Hagia Sophia at ICSID? The Limits of Sovereign Discretion

20 Pages Posted: 5 Sep 2020 Last revised: 12 Mar 2021

See all articles by Ioannis Glinavos

Ioannis Glinavos

University of Westminster - School of Law

Date Written: February 19, 2021

Abstract

The paper focuses on an underdeveloped area of jurisprudence in international economic law, that of the remit of sovereign discretion on cultural and religious grounds when it intersects with investor protections under international law. An investigation on the limits of sovereign discretion on issues of religion and culture is the next frontier in debates on investor state dispute settlement. While issues of expropriation, the meaning of fair and equitable treatment, exclusions from protection based on public policy, or on grounds of national security, have been thoroughly examined by international investment tribunals; this aspect of public policy that relates to culture and religion leaves many key issues unexplored. The paper explores options in investment arbitration for foreign investors affected by changes brought about by sovereign decisions based on religious and cultural grounds, shedding light in this politically and emotionally charged corner of international economic law. The paper initiates this discussion by investigating the possibility that the Switzerland-Turkey BIT of 1988 may offer bases for compensation to SICPA, the -till recently- operator of the Hagia Sophia museum in Istanbul, a world heritage site of global religious and cultural significance transformed again into an operational place of worship in 2020.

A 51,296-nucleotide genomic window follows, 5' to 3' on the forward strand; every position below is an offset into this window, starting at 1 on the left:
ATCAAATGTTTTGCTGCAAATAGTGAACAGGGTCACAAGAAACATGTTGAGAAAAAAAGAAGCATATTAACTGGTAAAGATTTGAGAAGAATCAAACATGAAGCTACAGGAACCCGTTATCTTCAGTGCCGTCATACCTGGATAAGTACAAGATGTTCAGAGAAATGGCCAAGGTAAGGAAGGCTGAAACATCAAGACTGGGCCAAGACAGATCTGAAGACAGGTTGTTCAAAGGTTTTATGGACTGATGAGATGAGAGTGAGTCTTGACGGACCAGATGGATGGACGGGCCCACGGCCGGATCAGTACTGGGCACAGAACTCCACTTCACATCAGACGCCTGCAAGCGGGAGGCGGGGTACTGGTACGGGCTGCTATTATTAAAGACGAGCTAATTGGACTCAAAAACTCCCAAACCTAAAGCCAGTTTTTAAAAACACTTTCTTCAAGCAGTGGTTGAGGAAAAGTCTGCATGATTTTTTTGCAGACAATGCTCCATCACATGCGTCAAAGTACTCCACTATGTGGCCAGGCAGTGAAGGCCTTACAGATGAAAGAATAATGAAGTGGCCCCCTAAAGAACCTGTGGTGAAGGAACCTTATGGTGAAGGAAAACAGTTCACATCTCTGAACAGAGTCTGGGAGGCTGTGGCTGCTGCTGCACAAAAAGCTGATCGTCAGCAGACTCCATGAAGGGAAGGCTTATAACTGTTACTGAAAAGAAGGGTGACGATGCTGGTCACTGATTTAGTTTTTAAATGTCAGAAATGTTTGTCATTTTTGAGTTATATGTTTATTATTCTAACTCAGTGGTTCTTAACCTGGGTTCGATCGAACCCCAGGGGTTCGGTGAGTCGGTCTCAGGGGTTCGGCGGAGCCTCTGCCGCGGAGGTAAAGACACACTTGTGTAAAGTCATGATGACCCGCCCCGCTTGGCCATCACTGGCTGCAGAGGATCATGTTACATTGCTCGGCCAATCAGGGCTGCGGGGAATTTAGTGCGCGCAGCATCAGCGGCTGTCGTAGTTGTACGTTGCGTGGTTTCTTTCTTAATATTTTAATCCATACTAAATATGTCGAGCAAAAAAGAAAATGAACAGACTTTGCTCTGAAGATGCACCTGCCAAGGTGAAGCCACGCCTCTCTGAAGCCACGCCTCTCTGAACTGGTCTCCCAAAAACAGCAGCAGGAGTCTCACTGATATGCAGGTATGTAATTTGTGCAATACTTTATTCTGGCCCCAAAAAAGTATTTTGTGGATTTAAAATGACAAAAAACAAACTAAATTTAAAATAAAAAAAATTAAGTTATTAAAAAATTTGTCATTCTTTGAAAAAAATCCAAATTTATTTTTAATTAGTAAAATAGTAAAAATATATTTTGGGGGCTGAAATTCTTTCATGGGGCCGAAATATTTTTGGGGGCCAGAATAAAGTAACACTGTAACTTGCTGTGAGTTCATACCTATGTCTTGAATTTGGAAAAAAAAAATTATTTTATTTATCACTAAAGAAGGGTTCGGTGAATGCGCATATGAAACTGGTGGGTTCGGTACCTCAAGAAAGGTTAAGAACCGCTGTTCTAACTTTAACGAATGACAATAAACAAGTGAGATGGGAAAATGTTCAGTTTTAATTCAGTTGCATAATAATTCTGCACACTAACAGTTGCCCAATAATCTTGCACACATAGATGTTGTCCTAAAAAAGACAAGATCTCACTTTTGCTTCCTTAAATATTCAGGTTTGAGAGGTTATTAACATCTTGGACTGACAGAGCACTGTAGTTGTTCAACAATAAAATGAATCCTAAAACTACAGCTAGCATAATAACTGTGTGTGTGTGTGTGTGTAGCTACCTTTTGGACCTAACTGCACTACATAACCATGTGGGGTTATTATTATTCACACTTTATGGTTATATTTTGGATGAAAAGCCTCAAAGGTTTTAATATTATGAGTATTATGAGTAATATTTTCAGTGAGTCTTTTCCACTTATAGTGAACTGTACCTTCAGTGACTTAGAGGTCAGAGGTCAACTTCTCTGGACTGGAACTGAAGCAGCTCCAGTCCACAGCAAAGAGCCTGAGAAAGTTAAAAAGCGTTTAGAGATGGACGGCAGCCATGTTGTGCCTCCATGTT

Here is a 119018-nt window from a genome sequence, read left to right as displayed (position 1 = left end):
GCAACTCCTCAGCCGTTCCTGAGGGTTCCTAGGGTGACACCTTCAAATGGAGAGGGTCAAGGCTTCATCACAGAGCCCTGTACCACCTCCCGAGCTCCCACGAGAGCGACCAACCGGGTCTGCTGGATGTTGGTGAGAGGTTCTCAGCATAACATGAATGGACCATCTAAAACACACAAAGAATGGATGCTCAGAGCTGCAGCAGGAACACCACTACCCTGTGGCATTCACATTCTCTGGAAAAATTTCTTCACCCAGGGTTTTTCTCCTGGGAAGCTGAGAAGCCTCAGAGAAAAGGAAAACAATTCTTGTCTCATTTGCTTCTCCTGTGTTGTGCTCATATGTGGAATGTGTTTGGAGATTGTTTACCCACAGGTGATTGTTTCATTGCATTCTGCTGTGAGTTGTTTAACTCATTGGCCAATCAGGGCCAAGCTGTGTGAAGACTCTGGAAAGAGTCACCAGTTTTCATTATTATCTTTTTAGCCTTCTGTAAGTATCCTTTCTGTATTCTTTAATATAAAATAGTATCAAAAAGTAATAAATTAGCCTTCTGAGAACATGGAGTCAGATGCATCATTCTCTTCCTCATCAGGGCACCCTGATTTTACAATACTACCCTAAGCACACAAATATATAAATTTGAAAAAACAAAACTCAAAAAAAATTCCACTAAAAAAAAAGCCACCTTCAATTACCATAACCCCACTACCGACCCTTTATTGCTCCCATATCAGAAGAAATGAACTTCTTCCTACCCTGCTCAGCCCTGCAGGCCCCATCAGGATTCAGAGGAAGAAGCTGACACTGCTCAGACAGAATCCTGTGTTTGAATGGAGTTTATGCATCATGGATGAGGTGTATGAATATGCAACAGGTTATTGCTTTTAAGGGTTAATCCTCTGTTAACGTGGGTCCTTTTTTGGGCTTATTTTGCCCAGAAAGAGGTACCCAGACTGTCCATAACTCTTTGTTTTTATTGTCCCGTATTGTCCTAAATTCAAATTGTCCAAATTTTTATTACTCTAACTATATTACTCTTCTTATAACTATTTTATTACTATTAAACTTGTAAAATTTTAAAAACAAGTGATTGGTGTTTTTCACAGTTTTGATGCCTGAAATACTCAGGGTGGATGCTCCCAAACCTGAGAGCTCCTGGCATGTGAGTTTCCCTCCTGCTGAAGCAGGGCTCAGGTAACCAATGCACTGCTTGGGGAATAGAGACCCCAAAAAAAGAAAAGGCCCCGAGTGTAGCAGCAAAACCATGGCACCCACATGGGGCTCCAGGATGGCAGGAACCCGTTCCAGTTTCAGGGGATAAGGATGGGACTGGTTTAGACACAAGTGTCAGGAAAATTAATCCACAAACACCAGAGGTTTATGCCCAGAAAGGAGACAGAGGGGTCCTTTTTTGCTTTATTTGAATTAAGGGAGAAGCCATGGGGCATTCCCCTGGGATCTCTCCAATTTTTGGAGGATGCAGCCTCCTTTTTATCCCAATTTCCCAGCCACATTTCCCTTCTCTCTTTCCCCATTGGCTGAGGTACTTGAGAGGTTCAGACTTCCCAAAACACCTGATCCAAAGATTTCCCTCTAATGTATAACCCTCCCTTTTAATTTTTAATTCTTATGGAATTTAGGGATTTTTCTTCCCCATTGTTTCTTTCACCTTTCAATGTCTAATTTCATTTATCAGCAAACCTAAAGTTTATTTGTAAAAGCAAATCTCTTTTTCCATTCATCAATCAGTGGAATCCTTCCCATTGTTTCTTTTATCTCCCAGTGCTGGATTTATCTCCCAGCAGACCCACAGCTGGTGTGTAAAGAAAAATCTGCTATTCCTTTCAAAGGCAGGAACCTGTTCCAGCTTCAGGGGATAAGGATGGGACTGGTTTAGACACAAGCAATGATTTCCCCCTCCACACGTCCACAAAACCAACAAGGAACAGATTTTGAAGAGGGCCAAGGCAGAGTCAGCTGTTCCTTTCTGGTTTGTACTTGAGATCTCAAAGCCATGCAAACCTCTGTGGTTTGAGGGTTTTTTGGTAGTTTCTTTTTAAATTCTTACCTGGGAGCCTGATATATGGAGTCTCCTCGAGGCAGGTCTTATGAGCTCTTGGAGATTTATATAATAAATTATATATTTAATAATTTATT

Keywords: Hagia Sophia, ISDS, ICSID, SICPA, Investment Claims, Erdogan, UNESCO, culture and religion

JEL Classification: A12, P26, P48

Suggested Citation

Glinavos, Ioannis, Hagia Sophia at ICSID? The Limits of Sovereign Discretion (February 19, 2021). U. of Westminster School of Law Research Paper, Available at SSRN: https://ssrn.com/abstract=3663178 or http://dx.doi.org/10.2139/ssrn.3663178

Ioannis Glinavos (Contact Author)

University of Westminster - School of Law ( email )

4 Little Titchfield Street
London, England W1W 7UW
United Kingdom

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